Adnan Syed, subject of Serial podcast, will be released and conviction overturned

A Baltimore judge on Monday ordered the release of Adnan Syed after overturning his conviction for the 1999 murder of Hae Min Lee — a case that was chronicled in the hit podcast Serial, a true-crime series that transfixed listeners and revolutionized the genre.

At the behest of prosecutors who had uncovered new evidence, Circuit Court Judge Melissa Phinn ordered that Syed’s conviction be vacated and approved the release of the 41-year-old, who has spent more than two decades behind bars. There were gasps and applause in the crowded courtroom as the judge announced her decision.

Phinn ruled that the state violated its legal obligation to share evidence that could have bolstered Syed’s defence. She ordered him released from custody and placed on home detention with GPS location monitoring. She also ordered the state to decide whether to seek a new trial date or dismiss the case within 30 days.

“All right, Mr. Syed, you’re free to join your family,” Phinn said as the hearing ended.

Minutes later, Syed emerged from the courthouse and flashed a small smile as he was shepherded to a waiting SUV through a sea of cameras and a cheering crowd of supporters.

Syed, who has always maintained his innocence, received widespread attention in 2014 when the debut season of Serial focused on Lee’s killing and raised doubts about some of the evidence prosecutors had used, inspiring countless dinner table debates about Syed’s innocence or guilt.

Last week, prosecutors filed a motion saying that a lengthy investigation conducted with the defence had uncovered new evidence that could undermine the 2000 conviction of Syed, Lee’s ex-boyfriend.

“I understand how difficult this is, but we need to make sure we hold the correct person accountable,” assistant state’s attorney Becky Feldman told the judge as she described various details from the case that undermine the decades-old conviction, including other suspects, flawed cellphone data, unreliable witness testimony and a potentially biased detective.

After the hearing, State’s Attorney Marilyn Mosby said investigators are waiting for the results of “DNA analysis” before determining whether to seek a new trial date or throw out the case against Syed and “certify his innocence.”

Syed was serving a life sentence after he was convicted of strangling 18-year-old Lee, whose body was found buried in a Baltimore park.

An undated photo of Syed, provided by his brother, Yusuf. (Yusuf Syed/Associated Press)

The investigation “revealed undisclosed and newly developed information regarding two alternative suspects, as well as unreliable cellphone tower data,” Mosby’s office said in a news release last week. The suspects were known persons at the time of the original investigation but weren’t properly ruled out nor disclosed to the defence, said prosecutors, who declined to release information about the suspects due to the ongoing investigation.

Prosecutors said they weren’t asserting that Syed is innocent, but they lacked confidence “in the integrity of the conviction” and recommended he be released on his own recognizance or bail. The State’s Attorney’s Office had said if the motion were granted, it would effectively put Syed in a new trial status, vacating his convictions, while the case remained active.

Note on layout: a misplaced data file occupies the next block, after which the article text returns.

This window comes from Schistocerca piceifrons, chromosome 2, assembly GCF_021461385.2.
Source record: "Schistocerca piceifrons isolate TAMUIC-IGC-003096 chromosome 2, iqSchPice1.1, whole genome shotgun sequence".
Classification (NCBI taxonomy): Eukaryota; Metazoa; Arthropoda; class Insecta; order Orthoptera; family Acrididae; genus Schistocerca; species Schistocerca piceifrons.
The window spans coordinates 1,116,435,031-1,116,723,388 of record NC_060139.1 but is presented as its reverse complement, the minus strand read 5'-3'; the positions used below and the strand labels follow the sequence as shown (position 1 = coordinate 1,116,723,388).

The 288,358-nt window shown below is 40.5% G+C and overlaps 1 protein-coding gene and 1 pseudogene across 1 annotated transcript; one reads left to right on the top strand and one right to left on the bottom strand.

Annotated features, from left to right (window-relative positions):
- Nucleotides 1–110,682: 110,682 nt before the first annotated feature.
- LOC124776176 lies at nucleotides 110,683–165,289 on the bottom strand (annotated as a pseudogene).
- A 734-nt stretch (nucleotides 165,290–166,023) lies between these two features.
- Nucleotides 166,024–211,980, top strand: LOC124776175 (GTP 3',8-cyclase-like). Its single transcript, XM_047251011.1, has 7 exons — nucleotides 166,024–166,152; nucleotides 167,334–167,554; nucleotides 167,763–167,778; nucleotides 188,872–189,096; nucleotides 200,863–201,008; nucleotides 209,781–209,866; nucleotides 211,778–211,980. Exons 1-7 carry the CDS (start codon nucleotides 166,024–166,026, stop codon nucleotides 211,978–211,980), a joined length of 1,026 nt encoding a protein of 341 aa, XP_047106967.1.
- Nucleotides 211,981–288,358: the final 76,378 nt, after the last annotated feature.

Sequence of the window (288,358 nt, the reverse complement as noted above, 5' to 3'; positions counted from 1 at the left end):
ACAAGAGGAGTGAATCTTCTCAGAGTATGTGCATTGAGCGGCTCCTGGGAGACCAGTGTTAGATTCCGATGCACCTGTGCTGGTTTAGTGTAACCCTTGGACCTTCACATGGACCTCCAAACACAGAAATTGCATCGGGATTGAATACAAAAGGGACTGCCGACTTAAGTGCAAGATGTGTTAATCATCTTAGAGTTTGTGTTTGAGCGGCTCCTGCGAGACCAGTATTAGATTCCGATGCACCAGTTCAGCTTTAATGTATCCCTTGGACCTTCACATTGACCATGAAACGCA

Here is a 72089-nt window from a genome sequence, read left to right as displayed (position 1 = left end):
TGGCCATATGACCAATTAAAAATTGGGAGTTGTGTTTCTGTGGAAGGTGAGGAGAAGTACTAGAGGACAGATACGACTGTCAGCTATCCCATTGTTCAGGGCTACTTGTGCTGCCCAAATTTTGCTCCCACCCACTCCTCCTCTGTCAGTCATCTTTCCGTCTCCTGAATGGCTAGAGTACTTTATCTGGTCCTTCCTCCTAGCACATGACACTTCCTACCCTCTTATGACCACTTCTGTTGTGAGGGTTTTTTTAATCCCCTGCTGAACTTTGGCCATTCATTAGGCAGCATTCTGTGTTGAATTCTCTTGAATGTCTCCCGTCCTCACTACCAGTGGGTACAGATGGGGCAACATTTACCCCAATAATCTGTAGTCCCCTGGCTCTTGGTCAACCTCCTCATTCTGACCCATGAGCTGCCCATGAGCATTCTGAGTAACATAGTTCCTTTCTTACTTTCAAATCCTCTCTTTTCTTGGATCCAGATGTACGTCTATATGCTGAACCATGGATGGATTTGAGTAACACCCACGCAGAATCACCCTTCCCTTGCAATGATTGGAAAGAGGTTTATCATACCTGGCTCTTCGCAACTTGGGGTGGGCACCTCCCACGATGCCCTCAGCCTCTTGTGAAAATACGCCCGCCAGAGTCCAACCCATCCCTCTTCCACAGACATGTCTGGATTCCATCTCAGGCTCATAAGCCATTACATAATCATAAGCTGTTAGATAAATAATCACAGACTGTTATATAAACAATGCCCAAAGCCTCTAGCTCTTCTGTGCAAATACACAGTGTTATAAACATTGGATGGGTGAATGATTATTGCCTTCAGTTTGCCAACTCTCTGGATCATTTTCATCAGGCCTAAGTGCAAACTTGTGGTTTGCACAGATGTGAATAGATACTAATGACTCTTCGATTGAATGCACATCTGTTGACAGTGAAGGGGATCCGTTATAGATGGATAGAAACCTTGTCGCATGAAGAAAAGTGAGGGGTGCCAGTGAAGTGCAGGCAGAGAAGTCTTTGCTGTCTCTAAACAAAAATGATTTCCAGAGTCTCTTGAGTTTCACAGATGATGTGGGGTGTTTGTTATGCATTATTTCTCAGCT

Supreme Court declined review of case in 2019

Syed was led into the crowded courtroom in handcuffs on Monday. Wearing a white shirt with a tie, he sat next to his lawyer. His mother and other family representatives were in the room, as was Mosby.

“Justice is always worth the price paid for its pursuit,” Mosby told a news conference after the hearing.

In 2016, a lower court ordered a retrial for Syed on the grounds that his lawyer, Cristina Gutierrez, who died in 2004, didn’t contact an alibi witness and provided ineffective counsel.

A man in a prison uniform is seen through the bars of a passageway.
Syed enters a courthouse on Feb. 3, 2016, in Baltimore. A judge has vacated Syed’s conviction for the 1999 murder of Hae Min Lee. (Barbara Haddock Taylor/The Baltimore Sun/The Associated Press)

But after a series of appeals, Maryland’s highest court in 2019 denied a new trial in a 4-3 opinion. The Court of Appeals agreed with a lower court that Syed’s legal counsel was deficient in failing to investigate an alibi witness, but it disagreed that the deficiency prejudiced the case. The court said Syed waived his ineffective counsel claim.

The U.S. Supreme Court declined to review Syed’s case in 2019.

The true-crime podcast series was the brainchild of longtime radio producer and former Baltimore Sun reporter Sarah Koenig, who spent more than a year digging into Syed’s case and reporting her findings in almost real time in hour-long segments. The 12-episode podcast won a Peabody Award and was transformative in popularizing podcasts for a wide audience.

A tweet from the official Serial Twitter account said that Koenig was at the courthouse when Syed was released on Monday and that a new episode of the podcast would be available on Tuesday morning.

During the hearing, Hae Min Lee’s brother, Young Lee, spoke to the court, saying he feels betrayed by prosecutors, since he thought the case was settled.

“This is not a podcast for me. This is real life,” he said.

Speaking outside the courthouse after the ruling, Mosby expressed sympathy for Lee’s brother and said she understands why he feels betrayed.

“But I also understand the importance as the administer of the criminal justice system to ensure equality and justice and fairness. That is entitled to the defendant, as well,” she said.



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